The novel skewers the specific bureaucracy of the military as well as the general absurdity of the human condition. Captain John Yossarian tries to find a way out of the cycle of insanity, but is trapped by the Catch-22 of the military's rules, which makes escape impossible. It's a Sisyphean struggle that would have made the Existentialists proud.
The Answers.com summary I linked to above is pretty good, but you'd be better off reading the book, as no synopsis can do it justice. Here's the excerpt from the novel that describes the title's emblematic catch:
There was only one catch and that was Catch-22, which specified that a concern for one's safety in the face of dangers that were real and immediate was the process of a rational mind. Orr was crazy and could be grounded. All he had to do was ask; and as soon as he did, he would no longer be crazy and would have to fly more missions. Orr would be crazy to fly more missions and sane if he didn't, but if he was sane he had to fly them. If he flew them he was crazy and didn't have to; but if he didn't want to he was sane and had to. Yossarian was moved very deeply by the absolute simplicity of this clause of Catch-22 and let out a respectful whistle.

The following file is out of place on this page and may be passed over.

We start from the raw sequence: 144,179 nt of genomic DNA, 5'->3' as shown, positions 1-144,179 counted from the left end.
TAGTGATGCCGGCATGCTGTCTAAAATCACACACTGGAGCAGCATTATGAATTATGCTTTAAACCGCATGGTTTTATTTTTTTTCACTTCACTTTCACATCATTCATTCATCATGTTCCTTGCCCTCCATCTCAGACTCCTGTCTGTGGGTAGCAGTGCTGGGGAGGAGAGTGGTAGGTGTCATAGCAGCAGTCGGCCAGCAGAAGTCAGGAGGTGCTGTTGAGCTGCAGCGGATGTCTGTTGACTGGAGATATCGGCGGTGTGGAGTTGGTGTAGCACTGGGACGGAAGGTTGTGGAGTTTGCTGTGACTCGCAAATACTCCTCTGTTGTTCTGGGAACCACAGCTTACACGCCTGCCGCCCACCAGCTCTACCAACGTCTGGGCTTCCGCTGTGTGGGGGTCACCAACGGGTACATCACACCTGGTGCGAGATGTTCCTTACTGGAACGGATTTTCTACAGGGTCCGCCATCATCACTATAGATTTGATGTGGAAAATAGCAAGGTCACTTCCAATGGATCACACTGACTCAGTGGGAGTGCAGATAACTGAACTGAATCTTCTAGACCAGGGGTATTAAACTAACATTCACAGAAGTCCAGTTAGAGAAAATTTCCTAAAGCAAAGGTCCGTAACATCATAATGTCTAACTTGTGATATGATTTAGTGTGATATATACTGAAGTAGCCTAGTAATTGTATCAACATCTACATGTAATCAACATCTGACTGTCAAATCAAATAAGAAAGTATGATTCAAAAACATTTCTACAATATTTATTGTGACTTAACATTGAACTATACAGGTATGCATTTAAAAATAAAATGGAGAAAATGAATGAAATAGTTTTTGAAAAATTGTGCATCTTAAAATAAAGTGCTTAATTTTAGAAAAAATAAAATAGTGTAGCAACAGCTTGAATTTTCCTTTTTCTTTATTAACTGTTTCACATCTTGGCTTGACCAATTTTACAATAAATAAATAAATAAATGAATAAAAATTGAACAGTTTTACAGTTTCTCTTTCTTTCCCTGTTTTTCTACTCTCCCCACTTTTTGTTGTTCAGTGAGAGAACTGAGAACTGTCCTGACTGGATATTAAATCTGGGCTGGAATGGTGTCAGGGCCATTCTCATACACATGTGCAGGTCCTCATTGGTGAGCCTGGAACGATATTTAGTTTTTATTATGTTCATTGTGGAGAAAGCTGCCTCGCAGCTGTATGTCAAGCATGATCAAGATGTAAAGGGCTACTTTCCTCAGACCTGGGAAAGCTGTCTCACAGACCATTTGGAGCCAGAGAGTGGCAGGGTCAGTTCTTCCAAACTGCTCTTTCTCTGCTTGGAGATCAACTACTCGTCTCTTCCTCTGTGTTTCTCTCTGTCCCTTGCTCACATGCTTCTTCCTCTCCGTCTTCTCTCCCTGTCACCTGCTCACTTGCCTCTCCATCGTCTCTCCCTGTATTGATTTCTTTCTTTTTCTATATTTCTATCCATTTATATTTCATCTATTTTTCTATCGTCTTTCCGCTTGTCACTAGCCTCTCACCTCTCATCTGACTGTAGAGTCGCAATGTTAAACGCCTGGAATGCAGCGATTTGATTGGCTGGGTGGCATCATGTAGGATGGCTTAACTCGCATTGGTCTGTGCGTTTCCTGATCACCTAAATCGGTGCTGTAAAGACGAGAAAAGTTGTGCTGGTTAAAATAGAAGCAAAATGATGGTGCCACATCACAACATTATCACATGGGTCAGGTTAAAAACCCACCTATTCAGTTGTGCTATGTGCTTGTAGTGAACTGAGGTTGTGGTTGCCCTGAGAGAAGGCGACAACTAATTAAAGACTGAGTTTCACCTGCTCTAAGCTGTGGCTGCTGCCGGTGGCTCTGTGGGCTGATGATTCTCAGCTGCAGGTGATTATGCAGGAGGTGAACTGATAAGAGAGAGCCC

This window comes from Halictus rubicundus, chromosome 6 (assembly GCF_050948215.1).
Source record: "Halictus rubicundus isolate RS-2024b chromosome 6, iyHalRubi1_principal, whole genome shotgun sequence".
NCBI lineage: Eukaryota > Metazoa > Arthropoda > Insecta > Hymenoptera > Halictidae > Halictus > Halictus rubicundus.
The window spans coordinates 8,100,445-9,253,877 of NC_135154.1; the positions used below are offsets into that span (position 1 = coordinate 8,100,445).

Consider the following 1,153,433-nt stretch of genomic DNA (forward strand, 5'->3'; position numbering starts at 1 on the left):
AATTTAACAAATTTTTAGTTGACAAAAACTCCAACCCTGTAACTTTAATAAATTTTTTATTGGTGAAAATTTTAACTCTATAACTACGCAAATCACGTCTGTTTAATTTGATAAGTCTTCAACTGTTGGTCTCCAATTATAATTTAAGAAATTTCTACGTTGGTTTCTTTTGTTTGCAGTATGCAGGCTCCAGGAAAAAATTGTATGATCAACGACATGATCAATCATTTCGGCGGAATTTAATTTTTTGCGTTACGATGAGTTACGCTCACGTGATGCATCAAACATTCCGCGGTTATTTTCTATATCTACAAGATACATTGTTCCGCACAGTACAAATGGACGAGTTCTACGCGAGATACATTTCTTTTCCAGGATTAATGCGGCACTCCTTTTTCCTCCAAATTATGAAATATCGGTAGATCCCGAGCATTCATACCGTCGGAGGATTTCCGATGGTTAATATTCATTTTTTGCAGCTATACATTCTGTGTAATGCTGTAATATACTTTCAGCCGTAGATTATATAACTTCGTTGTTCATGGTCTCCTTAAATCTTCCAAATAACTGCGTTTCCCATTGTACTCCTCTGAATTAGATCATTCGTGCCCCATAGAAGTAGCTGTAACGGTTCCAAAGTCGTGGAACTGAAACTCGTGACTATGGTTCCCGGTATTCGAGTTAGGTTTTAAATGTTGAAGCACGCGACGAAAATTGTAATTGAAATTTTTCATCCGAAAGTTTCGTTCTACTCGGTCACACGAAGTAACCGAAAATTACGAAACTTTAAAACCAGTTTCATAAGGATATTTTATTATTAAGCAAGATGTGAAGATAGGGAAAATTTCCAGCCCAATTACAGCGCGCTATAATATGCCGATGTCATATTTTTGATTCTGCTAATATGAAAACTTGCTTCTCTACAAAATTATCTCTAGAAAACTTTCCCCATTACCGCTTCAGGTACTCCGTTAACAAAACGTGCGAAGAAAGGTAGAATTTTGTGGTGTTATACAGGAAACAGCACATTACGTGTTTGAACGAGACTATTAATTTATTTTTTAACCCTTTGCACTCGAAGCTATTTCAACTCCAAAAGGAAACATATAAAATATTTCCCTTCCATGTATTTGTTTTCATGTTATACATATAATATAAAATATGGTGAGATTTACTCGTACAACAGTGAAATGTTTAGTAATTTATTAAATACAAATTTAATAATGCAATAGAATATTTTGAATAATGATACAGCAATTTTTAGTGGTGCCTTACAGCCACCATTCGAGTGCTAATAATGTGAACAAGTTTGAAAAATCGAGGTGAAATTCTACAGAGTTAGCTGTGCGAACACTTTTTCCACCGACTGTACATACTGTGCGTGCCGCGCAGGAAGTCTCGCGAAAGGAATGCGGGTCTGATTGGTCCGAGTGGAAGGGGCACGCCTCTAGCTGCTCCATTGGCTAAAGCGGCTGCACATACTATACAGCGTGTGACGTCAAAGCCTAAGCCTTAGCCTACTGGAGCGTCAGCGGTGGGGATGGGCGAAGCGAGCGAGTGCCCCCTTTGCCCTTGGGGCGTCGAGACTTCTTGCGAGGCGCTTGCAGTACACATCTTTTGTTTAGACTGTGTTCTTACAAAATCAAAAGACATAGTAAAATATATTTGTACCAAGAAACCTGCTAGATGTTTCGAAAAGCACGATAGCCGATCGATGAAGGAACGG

"That's some catch, that Catch-22," he observed.
"It's the best there is," Doc Daneeka agreed.